1 2 > 
 
   
 

A public forum that establishes the Scientific Study of the Bible

 
srd44
 
Avatar
 
 
srd44
Total Posts:  129
Joined  29-04-2012
 
 
 
23 October 2012 04:27
 

I recall in one (or several) of Harris’ speech that he was attempting, perhaps still is, to foster a larger cultural dialogue that promoted thinking and the elevation of rational discourse. Since I am convinced that any sort of meaningful conversation between theists and atheist must start from the text—- the biblical text serves as the meeting ground—- how might a program that promotes the scientific study of the Bible aid in achieving Harris’ goal of increasing thinking, education, and the conversation of ‘tabooed’ topics as he says?

I am also deeply disappointed at the low level of public education (both on theistic and atheistic sides of the debate) about the Bible. Both the word “Bible” and the biblical texts are so riddled with presuppositions and misuse, abuse, and misunderstanding, that it is even hard to have an intelligent and informed conversation on the topic.   

Can the Bible be studied scientifically and if so what would that entail, and for what purposes might one (a culture) engage in such a study? I am committed to devoting the rest of my career to this endeavor, and hope to start publishing books soon.

By scientific study I mean the objective study of the biblical texts. I have in the past even used the model of science to illuminate this simple methodology. Science, for example, observes the phenomenon of nature, records its data, and formulates an hypothesis that best explains the data under observation. Hypothesis are verified or denied or reformulated depending on the data.

The study of the Bible can proceed along similar lines. I am currently working on a book-length project which attempts to collect a certain type of textual data — contradictions. In biblical studies, apart from the more popular use of this provocative word, the data collected through the Bible’s various contradictions has lead to the conclusion that the Bible is a product of diverse and divergent texts, where authors express their own ideologies, beliefs, and political orientations — and in vast and divergent ways in the 70+ texts written between the 9th c. BC and the early 2nd c. AD, and under vastly different historical circumstances. I can share some of the chapters I’ve written with readers if they’d like. I’m particularly working with the Pentateuch now.

My point: these textual data, the contradictions, strongly support the hypothesis that the Bible is a collection of competing texts, authorial agendas, competing portraits of Israel’s deity, worldviews, theologies and beliefs, etc. This is the fact of the matter really. But this is not my goal; I’m interested in the conversation that ensues from here.

Does this method have legs?

Other hypothesis that I’ve already drawn with the textual data, from the biblical texts, textual data from these texts’ literary contexts (the textual data of ancient Near Eastern texts, etc), and archaeological data — one can put forward a pretty powerful demonstration about what the Bible is and is not, against many of the opinions shared by Christians (and even theists to a lesser extent). As one example, I can demonstrate with textual data—no theologizing—that the Bible itself leads us to conclude that it is not the word of a god, God, or Yahweh. I can go into detail here if need be. Also, being sensitive to such issues, I can also demonstrate, using textual data, how, why, and when the textual tradition started to accredit these texts as the word of God. How this appellation works in other ancient Near Eastern texts, etc.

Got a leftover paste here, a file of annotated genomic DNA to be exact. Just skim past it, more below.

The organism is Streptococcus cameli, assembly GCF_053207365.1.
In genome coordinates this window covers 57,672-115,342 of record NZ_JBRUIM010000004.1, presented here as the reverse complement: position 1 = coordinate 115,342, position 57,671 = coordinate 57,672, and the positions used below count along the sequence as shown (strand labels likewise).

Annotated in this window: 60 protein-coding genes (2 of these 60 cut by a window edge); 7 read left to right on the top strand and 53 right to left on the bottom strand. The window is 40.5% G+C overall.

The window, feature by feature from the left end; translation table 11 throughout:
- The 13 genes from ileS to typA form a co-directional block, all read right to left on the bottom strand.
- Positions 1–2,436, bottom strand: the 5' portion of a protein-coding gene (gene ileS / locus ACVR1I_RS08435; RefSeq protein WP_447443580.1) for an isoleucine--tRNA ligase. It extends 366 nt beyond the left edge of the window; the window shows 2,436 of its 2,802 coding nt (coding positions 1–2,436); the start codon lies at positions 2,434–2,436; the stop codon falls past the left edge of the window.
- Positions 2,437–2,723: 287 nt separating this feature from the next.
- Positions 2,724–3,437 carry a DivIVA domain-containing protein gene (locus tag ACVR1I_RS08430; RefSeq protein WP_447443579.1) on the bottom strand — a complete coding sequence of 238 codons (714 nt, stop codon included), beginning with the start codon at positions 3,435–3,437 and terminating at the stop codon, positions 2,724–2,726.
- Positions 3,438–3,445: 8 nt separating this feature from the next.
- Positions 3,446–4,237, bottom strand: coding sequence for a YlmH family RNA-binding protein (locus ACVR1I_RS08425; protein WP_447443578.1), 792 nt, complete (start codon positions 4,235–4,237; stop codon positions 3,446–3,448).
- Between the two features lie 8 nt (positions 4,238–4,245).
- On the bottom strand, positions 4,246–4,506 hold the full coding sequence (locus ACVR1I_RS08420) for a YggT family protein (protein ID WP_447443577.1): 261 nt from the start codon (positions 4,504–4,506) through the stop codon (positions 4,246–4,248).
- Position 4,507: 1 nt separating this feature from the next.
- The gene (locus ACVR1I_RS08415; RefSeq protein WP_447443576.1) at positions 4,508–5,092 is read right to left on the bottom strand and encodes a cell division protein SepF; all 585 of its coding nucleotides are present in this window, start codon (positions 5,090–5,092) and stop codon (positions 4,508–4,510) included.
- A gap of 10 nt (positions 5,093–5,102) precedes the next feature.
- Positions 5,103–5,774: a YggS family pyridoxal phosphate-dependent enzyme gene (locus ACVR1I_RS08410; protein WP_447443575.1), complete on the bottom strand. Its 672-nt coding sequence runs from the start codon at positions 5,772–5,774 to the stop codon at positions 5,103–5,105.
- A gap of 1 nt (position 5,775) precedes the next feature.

Does such an approach have merit?

In the public arena, even often in this forum, what is usually discussed is theology or interpretive authoritative traditions that expound what the Bible is, or heresy, what such-and-such faith community has said the Bible is, or one’s personal like or dislike of the Bible due to preconditioned cultural presuppositions, etc. I adamantly believe that studying the Bible with attention to its textual data, and understanding such data in its historical and literary contexts can offer up some meaning dialogue. ...

 
 
GAD
 
Avatar
 
 
GAD
Total Posts:  17614
Joined  15-02-2008
 
 
 
23 October 2012 06:26
 

Of course your idea has merit but what makes it different from all the other books that talk about similar topics? I’ve read so many damned books on the bible that they all run together now but pretty much everything you mentioned I’ve read in one book or another.

 
 
srd44
 
Avatar
 
 
srd44
Total Posts:  129
Joined  29-04-2012
 
 
 
23 October 2012 14:37
 

Gad,

I was thinking more of a public forum or institution or group ...

 
 
Mike78
 
Avatar
 
 
Mike78
Total Posts:  1741
Joined  05-06-2012
 
 
 
23 October 2012 15:33
 

What a waste of time.  Why don’t you call it the “Group of People Gathering to Justify srd44’s Wasted Intellectual Pursuits”?  The efforts of this theoretical collection of participants in your “conversation” would be better used actually doing something of value to any field of genuine human concern.  What if the conversation were about improving primary school education, coordinating medical research, preserving and conserving biodiversity, stemming climate change, stabilizing the global economy, etc.?

 
srd44
 
Avatar
 
 
srd44
Total Posts:  129
Joined  29-04-2012
 
 
 
23 October 2012 15:42
 
Mike78 - 23 October 2012 01:33 PM

What a waste of time.  Why don’t you call it the “Group of People Gathering to Justify srd44’s Wasted Intellectual Pursuits”?  The efforts of this theoretical collection of participants in your “conversation” would be better used actually doing something of value to any field of genuine human concern.  What if the conversation were about improving primary school education, coordinating medical research, preserving and conserving biodiversity, stemming climate change, stabilizing the global economy, etc.?

Mike,

This is actually the line of thinking that I would like to combat. And you seem to sorely miss the point. All your examples of efforts to increase human understanding and scientific knowledge is exactly what I’m talking about. Your failure to see that is endemic to the presuppositions you harbor about what the Bible is or isn’t, what it should be or shouldn’t be, etc. I’m talking about education; you’re talking about education—- you’ve missed the point.